The Delaware Public Health and Medical Ethics Advisory Group voted Tuesday to accept the recommendation of the federal Advisory Committee on Immunization Practices to target health care workers and residents and staff of long-term care facilities in the first phase of vaccine distribution.
In doing so, the state panel agreed to accept the CDC's definition of health care personnel, which includes not just direct-care providers such as doctors and nurses, but virtually anyone working in a health care setting. That also would include maintenance, laundry and administrative personnel who potentially could be exposed to infectious agents.
The panel also signaled its intent to include personal attendants and direct care providers working with people with disabilities in community or home settings in the high-priority "1A" group.
Disabled people themselves currently remain in the second priority "1B"group for vaccine distribution. That group also includes high-risk workers in essential industries such as food and agriculture, public safety and infrastructure, and education, along with people with chronic health conditions or those over age 65.
State medical director Dr. Rick Hong, said decisions about the distribution of the vaccine depend not just on supply issues, but on operational and logistical challenges in targeting various groups.
"We're going to do our best to vaccinate as many people as we can in 1A, but if there are opportunities to start 1B based on those other factors, I think that's a consideration," Hong said. "There's just a lot of unknowns given the supply chain."
Hong said there are roughly 7,000 workers and an equal number of residents in long-term care facilities in Delaware. At least 50,000 people work in the health care industry. The initial amount of vaccine state officials are expecting is enough for only a fraction of those populations.
"The first week has already been spoken for," Hong said, referring to shipments going to hospitals, first responders and other groups. Hong said shipments to hospitals will be based on their reports on the number of staff that might qualify for the vaccine.
"We just use a percentage for that," he said.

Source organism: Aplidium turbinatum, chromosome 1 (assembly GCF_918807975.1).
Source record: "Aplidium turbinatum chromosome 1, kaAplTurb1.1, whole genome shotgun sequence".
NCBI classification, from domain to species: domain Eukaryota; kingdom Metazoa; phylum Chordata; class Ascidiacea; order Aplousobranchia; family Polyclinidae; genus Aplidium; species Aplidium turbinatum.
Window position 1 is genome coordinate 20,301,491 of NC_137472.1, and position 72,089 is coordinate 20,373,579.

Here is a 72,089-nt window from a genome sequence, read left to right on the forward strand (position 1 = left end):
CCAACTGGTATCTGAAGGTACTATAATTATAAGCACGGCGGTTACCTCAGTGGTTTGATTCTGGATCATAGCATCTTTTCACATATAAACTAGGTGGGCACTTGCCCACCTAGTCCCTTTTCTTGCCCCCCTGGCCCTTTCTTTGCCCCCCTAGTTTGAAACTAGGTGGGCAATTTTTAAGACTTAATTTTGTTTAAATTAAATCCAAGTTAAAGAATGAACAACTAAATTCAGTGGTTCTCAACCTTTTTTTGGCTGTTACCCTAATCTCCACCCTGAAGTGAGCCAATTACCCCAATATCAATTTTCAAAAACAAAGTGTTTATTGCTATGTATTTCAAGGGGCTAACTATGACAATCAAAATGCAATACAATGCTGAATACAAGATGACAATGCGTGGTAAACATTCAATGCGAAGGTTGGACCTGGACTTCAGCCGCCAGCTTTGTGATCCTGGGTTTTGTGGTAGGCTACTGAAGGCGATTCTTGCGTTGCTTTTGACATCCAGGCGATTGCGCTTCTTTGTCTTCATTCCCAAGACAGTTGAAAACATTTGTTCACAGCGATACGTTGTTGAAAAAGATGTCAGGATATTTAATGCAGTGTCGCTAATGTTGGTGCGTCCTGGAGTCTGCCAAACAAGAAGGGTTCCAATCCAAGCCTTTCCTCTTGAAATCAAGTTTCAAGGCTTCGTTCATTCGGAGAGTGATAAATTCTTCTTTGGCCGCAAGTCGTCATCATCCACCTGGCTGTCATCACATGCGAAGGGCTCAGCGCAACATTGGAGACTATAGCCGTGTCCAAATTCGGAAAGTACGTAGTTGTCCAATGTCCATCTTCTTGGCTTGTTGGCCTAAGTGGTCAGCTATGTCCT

Federal officials, meanwhile, have partnered with pharmacy companies to vaccinate staff and residents at long-term care facilities. State officials will collaborate with their federal counterparts to decide how many doses go to long-term care facilities, Hong said.
State officials are expecting an initial shipment of 8,775 doses from Pfizer as soon as next week, and at least 8,335 doses from Moderna perhaps the following week. A "ultra cold" storage unit that costs $15,500 and is capable of holding almost 300,000 doses of the Pfizer vaccine arrived at a state warehouse on Tuesday, officials said. The Pfizer vaccine must be stored and shipped at about minus 70 degrees Celsius (minus 94 degrees Fahrenheit).
Meanwhile, the number of COVID-related hospitalizations in Delaware hit an all-time high of 338 on Monday, one more than April's peak of 337, officials said. Forty-one of those patients were in critical condition.
"That's very concerning to us," said Gov. John Carney. "Protecting that hospital capacity has been one of our main priorities and objectives."
Officials noted, however, that the current concern regarding hospitals involves adequate staffing, not bed capacity or ventilator availability."
Officials have ramped up testing significantly in recent days, with the 7-day moving average for positive results climbing to just under 10%.
"The prevalence of the virus in our community is significant," Carney said, noting a 7-day average of 730 new cases per day.